Mobup: The Emotional Aspects of Ubiquitous Computing Through a Camera Phone
Presenter: Matteo Penzo
Matteo Penzo began his talk by sharing his personal conception of interaction frontiers: Considering users’ emotions and instincts is the new frontier and the challenge we must face in designing digital products.
Mobup, shown in Figure 1, demonstrates perfectly what Matteo means. Mobup is a small application that manages photo uploads to Flickr from a camera phone. He conceived of and developed it to meet the needs of bloggers in motion. A user can shoot a photo, tag it, and send it, using only his phone. A user can use various features of the phone in the process. For example, if a user has a Bluetooth® GPS (global positioning system) device, he can use geographical information when tagging photos.
The World Around Our Screens
Presenter: Fabio Sergio
Nowadays, the GUI (Graphic User Interface) limits our physical interactions with the digital world, according to Fabio Sergio. Starting with the idea of embodiment—physical and social phenomena unfolding in real time and space as part of the world in which we are situated, right alongside and around us—Sergio firmly hopes that the Internet can become “the Internet of things.” Interactions with digitally enhanced artifacts can be enriched by people’s deep emotional relationships with things, or their emotional affordances. Figure 2 shows two examples of “the Internet of things,” with which it will be very easy for users to interact emotionally:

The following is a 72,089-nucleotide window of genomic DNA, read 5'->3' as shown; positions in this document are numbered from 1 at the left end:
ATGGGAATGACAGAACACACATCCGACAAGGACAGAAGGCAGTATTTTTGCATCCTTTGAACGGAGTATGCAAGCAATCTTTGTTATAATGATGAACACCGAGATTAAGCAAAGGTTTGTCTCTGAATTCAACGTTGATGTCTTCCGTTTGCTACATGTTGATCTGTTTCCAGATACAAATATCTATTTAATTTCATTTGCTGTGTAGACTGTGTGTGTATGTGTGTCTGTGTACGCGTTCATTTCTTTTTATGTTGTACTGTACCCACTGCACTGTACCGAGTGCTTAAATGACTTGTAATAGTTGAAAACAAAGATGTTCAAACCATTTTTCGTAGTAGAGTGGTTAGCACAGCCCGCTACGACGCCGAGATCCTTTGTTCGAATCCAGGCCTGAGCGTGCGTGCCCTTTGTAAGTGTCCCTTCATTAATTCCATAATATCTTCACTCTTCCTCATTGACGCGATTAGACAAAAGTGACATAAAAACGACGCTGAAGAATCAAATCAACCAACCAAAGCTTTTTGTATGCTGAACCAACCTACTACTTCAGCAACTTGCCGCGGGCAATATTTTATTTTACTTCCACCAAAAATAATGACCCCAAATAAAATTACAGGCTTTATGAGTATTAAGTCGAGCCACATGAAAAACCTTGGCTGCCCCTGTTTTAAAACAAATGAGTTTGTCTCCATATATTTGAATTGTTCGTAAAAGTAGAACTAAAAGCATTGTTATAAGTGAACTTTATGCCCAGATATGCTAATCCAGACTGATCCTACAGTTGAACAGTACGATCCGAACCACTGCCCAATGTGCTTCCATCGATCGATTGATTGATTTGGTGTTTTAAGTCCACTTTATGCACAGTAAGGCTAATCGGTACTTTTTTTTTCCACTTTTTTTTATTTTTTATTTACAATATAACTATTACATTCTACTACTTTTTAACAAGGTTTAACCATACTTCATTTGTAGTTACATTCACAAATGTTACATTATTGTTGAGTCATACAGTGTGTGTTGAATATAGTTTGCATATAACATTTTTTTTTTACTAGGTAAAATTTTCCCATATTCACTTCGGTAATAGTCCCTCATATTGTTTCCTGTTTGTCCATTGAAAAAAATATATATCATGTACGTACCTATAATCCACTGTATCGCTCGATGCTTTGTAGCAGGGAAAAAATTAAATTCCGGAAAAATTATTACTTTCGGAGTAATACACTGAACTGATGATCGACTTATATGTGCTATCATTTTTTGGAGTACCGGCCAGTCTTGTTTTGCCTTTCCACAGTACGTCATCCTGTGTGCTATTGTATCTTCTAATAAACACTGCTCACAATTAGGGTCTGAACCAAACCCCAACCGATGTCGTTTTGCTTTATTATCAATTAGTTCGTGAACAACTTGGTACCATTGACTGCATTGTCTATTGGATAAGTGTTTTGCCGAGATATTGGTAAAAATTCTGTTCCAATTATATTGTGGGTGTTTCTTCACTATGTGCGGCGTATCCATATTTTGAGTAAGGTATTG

- Cellular squirrel prototype—a device, with a Bluetooth peripheral inside, for managing mobile phone conversations
- Nabaztag—a small interactive rabbit, with a Wi-Fi connection to the Internet, which is an avatar rather than an agent.
The original meaning of the term avatar is embodiment, which fits Nabaztag perfectly. Nabaztag is one of the most fully developed avatars available on the Internet.
Such new objects—even simpler ones—can become agents that convey, transmit, and distribute information. They can communicate with users and play an important role in their decision-making processes. In the future, these new agents will provide user interfaces for our mobile phones or PDAs (Personal Digital Assistants). How might our interactions with these devices be?